In the blockaded Gaza Strip, the Christmas season is giving a boost to a small women’s business that produces pandemic face masks decorated with holiday symbols.
The masks, decorated with images of Santa Claus, reindeer and Christmas trees, have found markets as far away as Europe. They also have provided a small lift to a Palestinian enclave run by Hamas and where the vast majority of residents are Muslim.
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“We exported the first 200 masks two weeks ago to France, last week about 300 to Germany and from 300 to 400 masks will be sent to Britain in the coming days,” said Suhad Saidam, owner of the workshop.
It is a rare success story in impoverished Gaza, where unemployment has reached about 50 percent, and exports are severely restricted by Israel.
Saidam, who has been sewing for 16 years, says she sends the masks to Palestinian companies in the West Bank that export the goods. To be allowed out from Gaza through Israel and to the West Bank, the embroideries must be made of cloths and fabrics only. Decorated electronics, like watches, are forbidden, she said.
Israel, with Egypt’s help, imposed the blockade on Gaza in 2007 to isolate Hamas. Both countries cite security concerns and fear of arms smuggling to Hamas in justifying the restrictions.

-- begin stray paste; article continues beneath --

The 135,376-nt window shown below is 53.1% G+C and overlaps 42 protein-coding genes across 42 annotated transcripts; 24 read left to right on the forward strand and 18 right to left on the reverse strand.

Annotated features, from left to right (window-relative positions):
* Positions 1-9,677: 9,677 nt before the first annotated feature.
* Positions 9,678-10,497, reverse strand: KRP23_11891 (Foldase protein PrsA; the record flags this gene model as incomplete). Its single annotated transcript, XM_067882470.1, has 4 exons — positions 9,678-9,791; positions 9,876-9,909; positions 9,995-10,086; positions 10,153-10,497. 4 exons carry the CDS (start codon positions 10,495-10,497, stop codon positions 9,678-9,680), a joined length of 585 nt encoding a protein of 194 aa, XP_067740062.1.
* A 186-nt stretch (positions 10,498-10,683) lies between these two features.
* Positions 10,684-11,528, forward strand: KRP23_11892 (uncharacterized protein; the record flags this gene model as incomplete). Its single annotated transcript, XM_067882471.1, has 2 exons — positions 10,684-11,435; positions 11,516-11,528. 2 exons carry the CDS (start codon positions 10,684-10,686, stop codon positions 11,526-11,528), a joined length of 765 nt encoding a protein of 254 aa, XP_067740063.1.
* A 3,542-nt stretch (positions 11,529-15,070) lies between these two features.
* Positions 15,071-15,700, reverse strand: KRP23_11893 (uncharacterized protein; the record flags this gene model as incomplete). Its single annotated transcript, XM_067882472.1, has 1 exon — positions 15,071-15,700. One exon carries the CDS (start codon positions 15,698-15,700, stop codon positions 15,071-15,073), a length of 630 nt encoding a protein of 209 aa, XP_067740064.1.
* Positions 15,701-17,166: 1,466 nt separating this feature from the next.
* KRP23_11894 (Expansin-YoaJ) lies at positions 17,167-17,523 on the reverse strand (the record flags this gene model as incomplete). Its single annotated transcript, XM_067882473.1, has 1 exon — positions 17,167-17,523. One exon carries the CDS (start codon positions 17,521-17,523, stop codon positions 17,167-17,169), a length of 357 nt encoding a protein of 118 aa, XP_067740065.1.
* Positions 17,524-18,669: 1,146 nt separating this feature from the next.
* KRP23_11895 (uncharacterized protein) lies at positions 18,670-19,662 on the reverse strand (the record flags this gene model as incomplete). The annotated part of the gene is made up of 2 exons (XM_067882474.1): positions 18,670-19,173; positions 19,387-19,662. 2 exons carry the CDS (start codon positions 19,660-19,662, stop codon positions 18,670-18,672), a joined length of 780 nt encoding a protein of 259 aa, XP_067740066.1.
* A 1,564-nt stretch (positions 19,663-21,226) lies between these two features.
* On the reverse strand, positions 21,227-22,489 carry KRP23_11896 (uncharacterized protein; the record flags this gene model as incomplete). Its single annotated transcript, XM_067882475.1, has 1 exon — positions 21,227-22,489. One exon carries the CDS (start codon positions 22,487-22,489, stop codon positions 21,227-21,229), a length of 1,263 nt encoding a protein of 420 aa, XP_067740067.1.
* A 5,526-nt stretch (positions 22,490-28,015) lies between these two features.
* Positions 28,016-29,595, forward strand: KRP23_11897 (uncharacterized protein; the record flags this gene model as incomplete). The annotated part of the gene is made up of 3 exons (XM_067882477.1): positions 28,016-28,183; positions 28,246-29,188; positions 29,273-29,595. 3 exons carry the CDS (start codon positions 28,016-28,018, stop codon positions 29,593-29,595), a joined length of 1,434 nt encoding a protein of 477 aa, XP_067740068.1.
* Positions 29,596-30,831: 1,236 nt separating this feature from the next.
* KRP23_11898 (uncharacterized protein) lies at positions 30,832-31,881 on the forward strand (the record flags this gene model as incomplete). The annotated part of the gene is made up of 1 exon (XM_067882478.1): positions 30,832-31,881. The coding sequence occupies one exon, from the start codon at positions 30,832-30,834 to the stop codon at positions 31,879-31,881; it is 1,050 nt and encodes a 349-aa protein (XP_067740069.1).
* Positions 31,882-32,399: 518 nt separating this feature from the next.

The Christian population in Gaza, home to some two million people, has dwindled to about 1,000 as members of the tiny community have steadily emigrated.
However, Christmas decorations can be widely seen on storefronts and at restaurants across the Gaza Strip.
Saidam, 43, opened the workshop in 2017 with support from the Care International humanitarian agency under a programme for breast cancer survivors like herself.
Saidam outsources the work to about 40 women, most of them suffering from cancer, to do the work at home “for a good income”.
The Christmas-themed masks are sold for 15 to 20 shekels ($4-6). In Gaza, a typical daily wage is about 30 shekels ($9).
Wafa Tarifi, a resident of the West Bank city of Ramallah, learned of the masks from a Facebook page and was pleased when she saw them at a bazaar there.
“I bought some of them for my children’s Christian teachers and they liked it so much,” she said.
As COVID-19 vaccines are rolled out throughout the world, there might not be a great demand for masks next year, but Saidam says she will continue to introduce traditional stitching for other occasions and events.
“We thought beyond the concept that hand-stitching is exclusive to the traditional Palestinian gowns,” she said.